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Politics of Ghana

Government The Constitution that established the Fourth Republic provided a basic charter for republican democratic government. It declares Ghana to be a unitary republic with sovereignty residing in the Ghanaian people. Intended to prevent future coups, dictatorial government, and one-party states, it is designed to establish the concept of powersharing. The document reflects lessons learned from the abrogated constitutions of the 1957, 1960, 1969, and 1979, and incorporates provisions and institutions drawn from British and American constitutional models. One controversial provision of the Constitution indemnifies members and appointees of the PNDC from liability for any official act or omission during the years of PNDC rule. The Constitution calls for a system of checks and balances, with power shared between a president, a unicameral parliament, a council of state, and an independent judiciary.

Executive authority is established in the Office of the Presidency, together with his Council of State. The president is head of state, head of government, and commander in chief of the armed forces. He also appoints the vice president. According to the Constitution, more than half of the presidentially appointed ministers of state must be appointed from among members of Parliament.

Legislative functions are vested in Parliament, which consists of a unicameral 200-member body plus the Speaker. To become law, legislation must have the assent of the president, who has a qualified veto over all bills except those to which a vote of urgency is attached. Members of Parliament are popularly elected by universal adult suffrage for terms of four years, except in war time, when terms may be extended for not more than 12 months at a time beyond the four years.

The structure and the power of the judiciary are independent of the two other branches of government. The Supreme Court has broad powers of judicial review. It is authorized by the Constitution to rule on the constitutionality of any legislation or executive action at the request of any aggrieved citizen. The hierarchy of courts derives largely from British juridical forms. The hierarchy, called the Superior Court of Judicature, is composed of the Supreme Court of Ghana, the Court of Appeal, the High Court of Justice, regional tribunals, and such lower courts or tribunals as Parliament may establish. The courts have jurisdiction over all civil and criminal matters.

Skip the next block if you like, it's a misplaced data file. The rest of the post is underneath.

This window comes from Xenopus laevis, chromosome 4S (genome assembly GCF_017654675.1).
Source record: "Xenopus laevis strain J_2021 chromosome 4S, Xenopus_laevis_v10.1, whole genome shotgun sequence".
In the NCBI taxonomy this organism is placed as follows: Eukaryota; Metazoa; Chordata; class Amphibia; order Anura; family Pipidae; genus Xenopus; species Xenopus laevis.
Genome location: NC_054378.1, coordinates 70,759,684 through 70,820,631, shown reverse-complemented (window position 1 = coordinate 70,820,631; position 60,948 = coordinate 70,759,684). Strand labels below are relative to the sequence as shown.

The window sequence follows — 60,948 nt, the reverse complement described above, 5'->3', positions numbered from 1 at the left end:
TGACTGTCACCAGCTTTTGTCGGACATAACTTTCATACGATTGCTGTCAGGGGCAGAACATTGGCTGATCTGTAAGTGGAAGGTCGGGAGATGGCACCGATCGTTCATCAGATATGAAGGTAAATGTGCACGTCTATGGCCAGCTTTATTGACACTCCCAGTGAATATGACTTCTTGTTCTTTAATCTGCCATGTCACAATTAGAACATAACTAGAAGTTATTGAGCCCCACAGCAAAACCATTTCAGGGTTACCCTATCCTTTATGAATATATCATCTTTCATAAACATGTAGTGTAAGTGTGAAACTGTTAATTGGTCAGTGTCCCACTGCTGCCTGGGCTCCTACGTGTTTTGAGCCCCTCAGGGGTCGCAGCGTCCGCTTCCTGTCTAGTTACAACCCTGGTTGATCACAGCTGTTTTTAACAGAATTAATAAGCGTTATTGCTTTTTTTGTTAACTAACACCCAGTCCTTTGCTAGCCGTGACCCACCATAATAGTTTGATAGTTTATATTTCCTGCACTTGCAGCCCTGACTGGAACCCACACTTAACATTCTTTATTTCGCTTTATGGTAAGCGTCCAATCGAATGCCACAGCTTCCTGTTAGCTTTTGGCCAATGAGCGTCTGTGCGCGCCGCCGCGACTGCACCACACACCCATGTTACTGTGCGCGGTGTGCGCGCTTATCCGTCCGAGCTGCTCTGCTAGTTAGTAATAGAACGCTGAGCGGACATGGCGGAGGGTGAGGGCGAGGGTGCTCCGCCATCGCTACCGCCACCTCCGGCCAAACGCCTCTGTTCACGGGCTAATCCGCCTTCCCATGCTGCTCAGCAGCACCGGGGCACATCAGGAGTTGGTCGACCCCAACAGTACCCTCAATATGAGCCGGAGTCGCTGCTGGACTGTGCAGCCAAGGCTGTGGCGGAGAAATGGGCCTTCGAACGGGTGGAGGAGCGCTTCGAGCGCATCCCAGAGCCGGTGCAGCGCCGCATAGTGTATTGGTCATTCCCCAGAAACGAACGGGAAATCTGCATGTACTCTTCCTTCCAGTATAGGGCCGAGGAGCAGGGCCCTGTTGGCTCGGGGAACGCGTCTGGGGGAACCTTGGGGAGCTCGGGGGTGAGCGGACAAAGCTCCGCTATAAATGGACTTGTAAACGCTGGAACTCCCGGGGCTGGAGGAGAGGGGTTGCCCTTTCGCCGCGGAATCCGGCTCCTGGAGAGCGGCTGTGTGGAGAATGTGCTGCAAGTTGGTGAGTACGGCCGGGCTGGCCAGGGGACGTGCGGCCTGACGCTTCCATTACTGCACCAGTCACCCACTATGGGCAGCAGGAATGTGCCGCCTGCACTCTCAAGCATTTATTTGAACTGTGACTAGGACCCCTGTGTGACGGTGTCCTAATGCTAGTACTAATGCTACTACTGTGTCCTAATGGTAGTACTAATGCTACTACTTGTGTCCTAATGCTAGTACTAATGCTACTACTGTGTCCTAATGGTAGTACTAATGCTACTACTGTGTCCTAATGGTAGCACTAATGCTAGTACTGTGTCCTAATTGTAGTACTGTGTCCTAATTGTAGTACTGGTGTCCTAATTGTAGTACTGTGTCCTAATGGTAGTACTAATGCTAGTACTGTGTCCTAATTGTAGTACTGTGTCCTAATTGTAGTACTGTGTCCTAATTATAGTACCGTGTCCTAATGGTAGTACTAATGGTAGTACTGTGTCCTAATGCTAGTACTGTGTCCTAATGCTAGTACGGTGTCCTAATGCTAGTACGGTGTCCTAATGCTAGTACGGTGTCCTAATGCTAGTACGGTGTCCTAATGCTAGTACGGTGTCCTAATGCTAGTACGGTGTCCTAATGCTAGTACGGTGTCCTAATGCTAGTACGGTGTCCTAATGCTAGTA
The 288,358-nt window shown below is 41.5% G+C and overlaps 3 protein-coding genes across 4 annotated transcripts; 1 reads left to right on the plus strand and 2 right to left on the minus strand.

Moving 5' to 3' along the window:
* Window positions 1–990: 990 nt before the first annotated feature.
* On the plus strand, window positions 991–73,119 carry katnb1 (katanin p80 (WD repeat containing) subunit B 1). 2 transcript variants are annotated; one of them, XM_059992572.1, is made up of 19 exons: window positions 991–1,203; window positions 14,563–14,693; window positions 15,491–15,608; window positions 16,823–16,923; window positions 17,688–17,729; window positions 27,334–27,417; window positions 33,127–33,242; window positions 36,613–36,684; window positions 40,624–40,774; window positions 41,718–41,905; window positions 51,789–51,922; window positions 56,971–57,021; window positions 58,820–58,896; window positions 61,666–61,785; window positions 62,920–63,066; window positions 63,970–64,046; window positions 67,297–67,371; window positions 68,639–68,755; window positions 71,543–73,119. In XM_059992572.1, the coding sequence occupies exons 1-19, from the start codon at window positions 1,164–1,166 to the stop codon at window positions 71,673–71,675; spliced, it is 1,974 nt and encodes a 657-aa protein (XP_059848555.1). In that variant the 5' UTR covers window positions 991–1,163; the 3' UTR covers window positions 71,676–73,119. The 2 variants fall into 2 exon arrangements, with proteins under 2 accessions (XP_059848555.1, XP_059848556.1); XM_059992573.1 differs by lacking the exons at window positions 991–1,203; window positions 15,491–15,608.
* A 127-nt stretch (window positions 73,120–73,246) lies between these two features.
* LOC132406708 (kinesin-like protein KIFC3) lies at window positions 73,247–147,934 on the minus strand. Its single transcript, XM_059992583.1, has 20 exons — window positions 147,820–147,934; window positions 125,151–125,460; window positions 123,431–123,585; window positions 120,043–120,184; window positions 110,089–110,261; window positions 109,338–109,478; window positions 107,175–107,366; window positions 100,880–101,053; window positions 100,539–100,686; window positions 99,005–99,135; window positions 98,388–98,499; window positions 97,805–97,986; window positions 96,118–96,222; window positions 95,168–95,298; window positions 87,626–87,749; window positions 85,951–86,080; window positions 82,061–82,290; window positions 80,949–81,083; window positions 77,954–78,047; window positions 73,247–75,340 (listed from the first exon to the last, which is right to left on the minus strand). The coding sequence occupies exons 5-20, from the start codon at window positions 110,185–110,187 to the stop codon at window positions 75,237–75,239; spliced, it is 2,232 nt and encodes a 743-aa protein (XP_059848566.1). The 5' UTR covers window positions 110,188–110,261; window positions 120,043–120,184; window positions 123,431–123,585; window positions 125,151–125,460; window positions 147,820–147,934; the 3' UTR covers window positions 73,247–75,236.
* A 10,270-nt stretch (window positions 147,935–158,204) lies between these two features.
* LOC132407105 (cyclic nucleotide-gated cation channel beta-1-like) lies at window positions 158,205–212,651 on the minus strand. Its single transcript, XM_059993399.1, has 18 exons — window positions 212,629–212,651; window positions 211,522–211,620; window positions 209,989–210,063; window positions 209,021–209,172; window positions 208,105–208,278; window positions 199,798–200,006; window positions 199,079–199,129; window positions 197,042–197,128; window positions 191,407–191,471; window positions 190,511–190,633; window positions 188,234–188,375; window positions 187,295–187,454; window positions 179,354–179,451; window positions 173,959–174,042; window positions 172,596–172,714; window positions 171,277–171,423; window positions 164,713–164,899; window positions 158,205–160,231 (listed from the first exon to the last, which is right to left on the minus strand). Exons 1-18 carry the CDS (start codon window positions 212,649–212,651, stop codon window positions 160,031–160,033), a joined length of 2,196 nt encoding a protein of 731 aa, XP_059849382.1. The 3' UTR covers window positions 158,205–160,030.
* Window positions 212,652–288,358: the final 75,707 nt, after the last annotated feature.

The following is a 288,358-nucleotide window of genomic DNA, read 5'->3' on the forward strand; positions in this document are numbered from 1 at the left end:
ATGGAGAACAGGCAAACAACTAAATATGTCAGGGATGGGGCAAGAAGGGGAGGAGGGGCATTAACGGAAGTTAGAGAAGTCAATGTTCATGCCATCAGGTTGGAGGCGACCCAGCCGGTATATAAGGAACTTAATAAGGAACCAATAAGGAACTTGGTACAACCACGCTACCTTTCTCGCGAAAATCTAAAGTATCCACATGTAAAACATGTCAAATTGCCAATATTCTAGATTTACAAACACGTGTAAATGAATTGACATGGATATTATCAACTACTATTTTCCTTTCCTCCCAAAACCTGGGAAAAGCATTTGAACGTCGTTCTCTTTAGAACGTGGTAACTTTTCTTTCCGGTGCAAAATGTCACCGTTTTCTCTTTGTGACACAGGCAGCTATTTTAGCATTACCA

Country name:
conventional long form: Republic of Ghana
conventional short form: Ghana
former: Gold Coast

Data code: GH

Government type: constitutional democracy

Capital: Accra

Administrative divisions: 10 regions; Ashanti, Brong-Ahafo, Central, Eastern, Greater Accra, Northern, Upper East, Upper West, Volta, Western

Independence: 6 March 1957 (from UK)

National holiday: Independence Day, 6 March (1957)

Constitution: new constitution approved 28 April 1992

Legal system: based on English common law and customary law; has not accepted compulsory ICJ jurisdiction

Suffrage: 18 years of age; universal

Executive branch:
chief of state: President Jerry John RAWLINGS (since 7 January 1993); Vice President John Evans Atta MILLS (since 7 January 1993); note - the president is both the chief of state and head of government
head of government: President Jerry John RAWLINGS (since 7 January 1993); Vice President John Evans Atta MILLS (since 7 January 1993); note - the president is both the chief of state and head of government
cabinet: Council of Ministers; president nominates members subject to approval by Parliament
elections: president and vice president elected on the same ticket by popular vote for four-year terms; election last held 7 December 1996 (next to be held NA December 2000)
election results: Jerry John RAWLINGS reelected president; percent of vote - RAWLINGS 57.2%, John KUFUOR 39.8%

Legislative branch: unicameral Parliament (200 seats; members are elected by direct popular vote to serve four-year terms)
elections: last held 7 December 1996 (next to be held NA December 2000)
election results: percent of vote by party - NA; seats by party - NDC 133, NPP 61, PCP 5, PNC 1

Judicial branch: Supreme Court

Political parties and leaders: Every Ghanaian Living Everywhere or EGLE [Owuraku AMOFA, chairman]; National Convention Party or NCP [Sarpong KUMA-KUMA]; National Democratic Congress or NDC [Dr. Huudu YAHAYA, general secretary]; New Patriotic Party or NPP [Peter Ala ADJETY]; People's Convention Party or PCP [P. K. DONKOH-AYIFI, acting chairman]; People's Heritage Party or PHP [Emmanuel Alexander ERSKINE]; People's National Convention or PNC [Edward MAHAMA]

International organization participation: ACP, AfDB, C, CCC, ECA, ECOWAS, FAO, G-24, G-77, IAEA, IBRD, ICAO, ICC, ICFTU, ICRM, IDA, IFAD, IFC, IFRCS, ILO, IMF, IMO, Inmarsat, Intelsat, Interpol, IOC, IOM (observer), ISO, ITU, MINURSO, NAM, OAS (observer), OAU, OPCW, UN, UNCTAD, UNESCO, UNIDO, UNIFIL, UNIKOM, UNMIBH, UNMIK, UNMOP, UNMOT, UNTAET, UNU, UPU, WCL, WFTU, WHO, WIPO, WMO, WToO, WTrO

Flag description: three equal horizontal bands of red (top), yellow, and green with a large black five-pointed star centered in the yellow band; uses the popular pan-African colors of Ethiopia; similar to the flag of Bolivia, which has a coat of arms centered in the yellow band

See also : Ghana



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